Sure, It’s A Failed State. But You’ve Got $1,284 Comin’ Your Way!

Hong Kong is handing out free money to every adult permanent resident, and I imagine that probably rubs some hard money types the wrong way.

Maybe I’m constructing a strawman. Perhaps this is one time when those who normally lampoon all manifestations of “helicopter money” are in a charitable mood considering the city’s dire circumstances.

But somehow, I doubt it. I’d wager that all the usual critics are panning the $1,284 cash handout unveiled on Wednesday, alongside the budget, which showed an estimated deficit of HK$139.1 billion for the upcoming fiscal year.

If you’re among those panning the cash handout because it offends your fiscal sensibilities, then you should note three things (presented in reverse order of importance):

  1. You lack any semblance of empathy
  2. Your version of economics is hopelessly dated, and manifestly cruel
  3. Rational people are also irritated with the cash handout, but not because it’s too generous, rather, because it’s wholly insufficient in the face of a veritable economic catastrophe

That last point is the most crucial: This manifestation of “helicopter money” is to be lampooned not because it’s free money for the masses, but rather because it’s woefully short of what’s needed to make a dent.

This is at least the third time Hong Kong has tried cash distributions (2018 and 2011 being two additional historical cases) and it comes just days after Singapore unveiled its budget, which includes smaller payouts for households.

Again, the problem here isn’t the “free money” bit, but rather the fact that it isn’t targeted and it’s not enough (it’s not even clear what “enough” would be at this point).

In all likelihood, people are just going to save this money. Who wants to go out and spend at a time when the entire region is, to varying degrees, on virus lockdown? And even if COVID-19 weren’t a thing, the city would still be beset with social unrest, which manifested itself in all manner of violence last year, with the end result being a deep recession.

For those who need a reminder of just how dire this situation really is, have a look at the following chart, and do note that the orange bar (i.e., YoY exports for January) represents the worst plunge since 2009.

Sorry (not sorry), but there is no supply-side fix for this situation.

Of course, there isn’t a demand-side fix either as long as the virus keeps the city on lockdown and protests make it virtually impossible for businesses to operate. But once those two headwinds abate, only massive fiscal stimulus will be sufficient to get Hong Kong back on its feet.

Feast your eyes on this rather stark visual:

(Deutsche Bank)

At the risk of overstating the case or otherwise trafficking in hyperbole, Hong Kong is about to become a failed state – or I guess “failed city” is more accurate.

The support measures in the new budget – worth more than 4% of the city’s 2018 economic output – are ostensibly aimed at helping everyone from students to business owners to investors, but it may be too damn late.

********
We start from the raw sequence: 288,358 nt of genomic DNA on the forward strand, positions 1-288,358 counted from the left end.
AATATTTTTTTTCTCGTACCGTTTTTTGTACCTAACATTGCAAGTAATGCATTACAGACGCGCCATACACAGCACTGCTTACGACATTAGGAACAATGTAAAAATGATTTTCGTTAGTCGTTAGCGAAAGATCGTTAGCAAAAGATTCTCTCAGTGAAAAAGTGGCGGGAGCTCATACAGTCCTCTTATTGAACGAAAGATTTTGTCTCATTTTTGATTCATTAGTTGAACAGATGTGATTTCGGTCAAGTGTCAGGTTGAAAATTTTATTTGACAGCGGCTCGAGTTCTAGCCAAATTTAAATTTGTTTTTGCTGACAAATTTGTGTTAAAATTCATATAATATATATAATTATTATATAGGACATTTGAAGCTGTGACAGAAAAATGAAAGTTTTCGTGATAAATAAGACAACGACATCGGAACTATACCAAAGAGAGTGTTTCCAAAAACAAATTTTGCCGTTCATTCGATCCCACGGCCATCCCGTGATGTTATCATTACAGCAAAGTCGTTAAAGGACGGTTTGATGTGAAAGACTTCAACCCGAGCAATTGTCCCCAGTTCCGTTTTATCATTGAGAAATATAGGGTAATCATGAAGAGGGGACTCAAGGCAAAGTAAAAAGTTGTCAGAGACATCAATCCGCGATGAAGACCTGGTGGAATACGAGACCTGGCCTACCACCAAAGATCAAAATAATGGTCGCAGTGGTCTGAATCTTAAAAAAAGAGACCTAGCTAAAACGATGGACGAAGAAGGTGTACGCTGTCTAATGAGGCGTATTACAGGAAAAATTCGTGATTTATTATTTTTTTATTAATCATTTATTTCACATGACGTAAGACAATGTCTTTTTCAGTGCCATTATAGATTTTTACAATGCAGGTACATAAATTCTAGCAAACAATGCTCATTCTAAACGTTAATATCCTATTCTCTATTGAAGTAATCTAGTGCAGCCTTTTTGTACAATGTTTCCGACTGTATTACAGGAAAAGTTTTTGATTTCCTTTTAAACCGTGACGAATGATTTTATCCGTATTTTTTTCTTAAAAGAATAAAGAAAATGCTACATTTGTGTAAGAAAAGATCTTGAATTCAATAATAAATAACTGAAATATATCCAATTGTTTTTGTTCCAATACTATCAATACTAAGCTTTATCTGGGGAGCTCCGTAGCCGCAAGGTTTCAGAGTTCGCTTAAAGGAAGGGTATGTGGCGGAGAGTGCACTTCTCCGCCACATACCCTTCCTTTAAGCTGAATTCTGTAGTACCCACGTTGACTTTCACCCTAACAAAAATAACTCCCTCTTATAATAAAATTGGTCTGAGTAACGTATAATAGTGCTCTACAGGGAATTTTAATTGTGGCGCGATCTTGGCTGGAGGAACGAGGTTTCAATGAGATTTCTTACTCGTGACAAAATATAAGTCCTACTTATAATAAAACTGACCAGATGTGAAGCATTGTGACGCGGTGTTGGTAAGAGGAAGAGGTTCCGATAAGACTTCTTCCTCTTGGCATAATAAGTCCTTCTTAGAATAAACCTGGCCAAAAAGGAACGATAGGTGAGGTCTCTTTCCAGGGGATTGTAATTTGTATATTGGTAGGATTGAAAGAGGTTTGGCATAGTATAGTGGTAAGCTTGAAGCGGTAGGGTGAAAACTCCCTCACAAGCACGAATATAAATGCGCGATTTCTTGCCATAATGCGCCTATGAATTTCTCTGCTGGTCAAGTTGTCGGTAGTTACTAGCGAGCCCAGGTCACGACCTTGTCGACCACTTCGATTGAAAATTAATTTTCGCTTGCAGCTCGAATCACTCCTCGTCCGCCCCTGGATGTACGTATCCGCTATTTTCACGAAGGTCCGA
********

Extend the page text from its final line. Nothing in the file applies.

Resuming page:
Financial Secretary Paul Chan called the current economic environment “tough” and promised to “adopt an expansionary fiscal stance and make optimal use of fiscal reserves to implement counter-cyclical measures” with the goal of “supporting enterprises, safeguarding jobs, stimulating the economy and relieving people’s burden, so as to help Hong Kong tide over the difficulties”.

Forgive me, but all of that seems like a laughable understatement. Chan says the economy could contract by as much as 1.5% this year or expand by as much as 0.5%, and Bloomberg economics says a 0.4% contraction “still looks reasonable”.

I guess that depends on one’s definition of “reasonable”.

Right now, the city is in something that looks like terminal decline. The virus is likely to weigh heavily on an already beleaguered tourism industry and further cripple the retail sector, and once the health crisis is over, it seems “reasonable” to suggest that folks will be right back to protesting in the streets.

One local I spoke to recently lamented that Hong Kong “no longer seems like a good growth market”.

I’d say that’s putting it mildly.

Details of the cash payout from the budget speech

34. The social incidents in the past months and the novel coronavirus epidemic have dealt a heavy blow to Hong Kong’s economy.

35. In the face of an economic downturn, we expect a decline in government revenue in the coming year.  The Government must exercise fiscal prudence to ensure healthy public finance.  That said, I believe that the Government should also do a bit more, notwithstanding the fiscal deficit, when we are facing an economic setback and overwhelmed by a heavy atmosphere.

36. After careful consideration, I have decided to disburse $10,000 to Hong Kong permanent residents aged 18 or above, with a view to encouraging and boosting local consumption on the one hand, and relieving people’s financial burden on the other.  This measure, which involves an expenditure of about $71 billion, is expected to benefit about seven million people.  The Government will announce the details of the scheme as soon as possible after obtaining funding approval from the Legislative Council (LegCo).

37. I have to emphasise that, although the cash payout scheme involves a huge sum of public money, it is an exceptional measure taken in light of the current unique circumstances and will not, therefore, impose a burden on our long-term fiscal position.  I consider that, with ample fiscal reserves, the Government has to increase public expenditure amid an economic downturn to stimulate the economy and ride out the difficult times with members of the public.


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